So, we pick up. Our stuff, his stuff, whatever. It really only takes about five minutes, and it makes a huge difference when we come down the stairs, bleary-eyed, the next morning to a relatively neat house. Don't get me started on cat toys, though. Those, I like to leave out for our boys' mental stimulation, so I really only pick them up if company's company. Is that weird?

Find what works with you and stick with it. Some people prefer doing all the dusting in their entire house at one time, then doing another chore the next day. Others like getting one room done at a time, even if it involves dragging out the vacuum and all the supplies needed to clean it each day for each room. I usually do it the first way, but I can swing both ways. I'm hip like that.

And there's no right or wrong way. Seriously, whatever you're comfortable with, just do it. It's kind of like how I budget. I know it's not the way a lot of people would be comfortable handling money, but it works for me.

Wednesday, October 15, 2014

Finally Getting My $#@& Together


We all know I've talked about finances here. Like, a lot. The last time I brought it up was in a "new school year goals" post here. Been doing okay with most of that stuff, but finances? Nerp. 

For some weird reason beyond my realm of thinking, I can't figure out why it's been such a challenge for me. I helped Dave get his finances into at least a reasonable schedule when we were first dating, and he has since grabbed the bull by the horns and whipped his finances into such great shape, I'm so amazed and proud of him. So, the fact that I couldn't kick-start myself disappoints me. And the more we disappoint ourselves, the more we're down on ourselves and can't find the motivation to fix the problem, am I right?

Hmm. Guess I answered my question right there. That's why I've been stuck.

So, anyhoo, I've been a complete non-budgeter. If I tried writing down every purchase, it only stuck for, like, a week...tops. Much like dieting, I'm not a great "do it all at once, take all the joy of life away" person. Nope. Don't work that way.
Plus, the whole "write down every single purchase" thing? Not me. At least I know myself, right?

Since we know that doesn't work, that's not what we've done. Instead, in a strange role reversal that he's had great joy doing (I felt the same way when I helped him; we like getting each other on track and comfortable rather than overwhelmed! It's what we do), I printed off my checking transactions for the past couple of months, jotted down what each item was (some were obvious, others not s'much), and handed them over to Dave.

He made note of the main monthly bills that have a set date (mortgage, car, car insurance, washer/dryer payment, etc), the "important" necessities which may have more variable dates/amounts (groceries and gas), then determined what was left and where my moolah was going.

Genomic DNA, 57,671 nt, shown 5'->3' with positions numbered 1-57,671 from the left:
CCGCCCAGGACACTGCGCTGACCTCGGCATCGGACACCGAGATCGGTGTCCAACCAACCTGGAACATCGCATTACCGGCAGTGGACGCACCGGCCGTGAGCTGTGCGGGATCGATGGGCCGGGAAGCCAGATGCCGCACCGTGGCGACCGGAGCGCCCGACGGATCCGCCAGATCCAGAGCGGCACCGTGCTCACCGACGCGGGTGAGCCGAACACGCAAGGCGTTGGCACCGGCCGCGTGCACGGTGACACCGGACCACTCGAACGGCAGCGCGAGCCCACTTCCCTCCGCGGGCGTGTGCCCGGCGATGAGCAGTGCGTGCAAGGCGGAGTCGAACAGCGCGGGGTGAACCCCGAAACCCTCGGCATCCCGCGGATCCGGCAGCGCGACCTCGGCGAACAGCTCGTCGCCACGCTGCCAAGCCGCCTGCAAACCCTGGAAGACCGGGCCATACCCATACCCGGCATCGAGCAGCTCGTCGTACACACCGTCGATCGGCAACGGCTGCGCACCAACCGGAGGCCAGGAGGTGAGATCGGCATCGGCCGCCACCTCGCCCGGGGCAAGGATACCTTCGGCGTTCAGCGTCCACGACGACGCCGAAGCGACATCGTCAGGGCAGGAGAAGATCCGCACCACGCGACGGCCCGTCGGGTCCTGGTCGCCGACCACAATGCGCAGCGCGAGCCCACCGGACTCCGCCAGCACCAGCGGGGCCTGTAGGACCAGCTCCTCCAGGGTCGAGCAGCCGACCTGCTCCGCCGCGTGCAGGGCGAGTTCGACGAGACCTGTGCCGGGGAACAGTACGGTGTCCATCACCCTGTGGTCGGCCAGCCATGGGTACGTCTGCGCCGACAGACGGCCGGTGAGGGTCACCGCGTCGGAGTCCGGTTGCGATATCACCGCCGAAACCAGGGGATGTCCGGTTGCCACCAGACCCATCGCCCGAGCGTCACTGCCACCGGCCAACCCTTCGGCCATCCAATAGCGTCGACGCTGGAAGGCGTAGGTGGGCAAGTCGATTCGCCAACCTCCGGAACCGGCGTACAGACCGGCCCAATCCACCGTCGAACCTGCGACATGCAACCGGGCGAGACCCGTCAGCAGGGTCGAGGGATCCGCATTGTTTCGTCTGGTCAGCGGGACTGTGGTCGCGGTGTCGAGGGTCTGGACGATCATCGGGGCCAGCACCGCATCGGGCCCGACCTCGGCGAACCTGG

Allowing about $60 a month to be taken out in cash ($30 every paycheck) means that I can buy what I like, no questions asked, makes it feel a little less bare-bones and a little roomier. We also figure we'll each pay for a meal out once a month. I requested this mostly because cooking, day in and day out, can be a pain, so it's nice to be treated -- even if just to a pizza -- now and then. Not weekly. Not daily. But occasionally.

I'm also going to start taking out $200 every two weeks specifically for groceries and see how we do. This is the hardest part, for sure. Budgeting my food spending is the biggest, most stressful area because I know what we eat and we've pretty much pared it down to getting just what we need...which comes in nowhere near $100 a week. But, I hope to get creative, use what we have in our freezer/cupboards and hopefully will be able to stretch it. Aldi will also help tremendously with this. 

So, other than that, we're putting an allotted amount into my savings (which has depleted) and my Christmas club ('cuz it'd be nice not to have a tough time getting through the holiday seasons this year). While I'm not going to be religiously checking my checking (ha!) everyday like Dave does, I'll be doing it ever couple of days and looking at the "calendar" to determine what's coming out and when. Oh, and I'm filling out a form to take to my bank to change the date of my car payment so that my two big payments are spread throughout the month more.

Exciting stuff today, folks. Ex-citing, I tell ya. But, it's nice to at least get my $%&@ together enough that I know where every cent goes -- and where it's allowed to go.

So, what about you guys? How do you budget? Do you write every expense and check the math? Or are you a bare minimum type like me?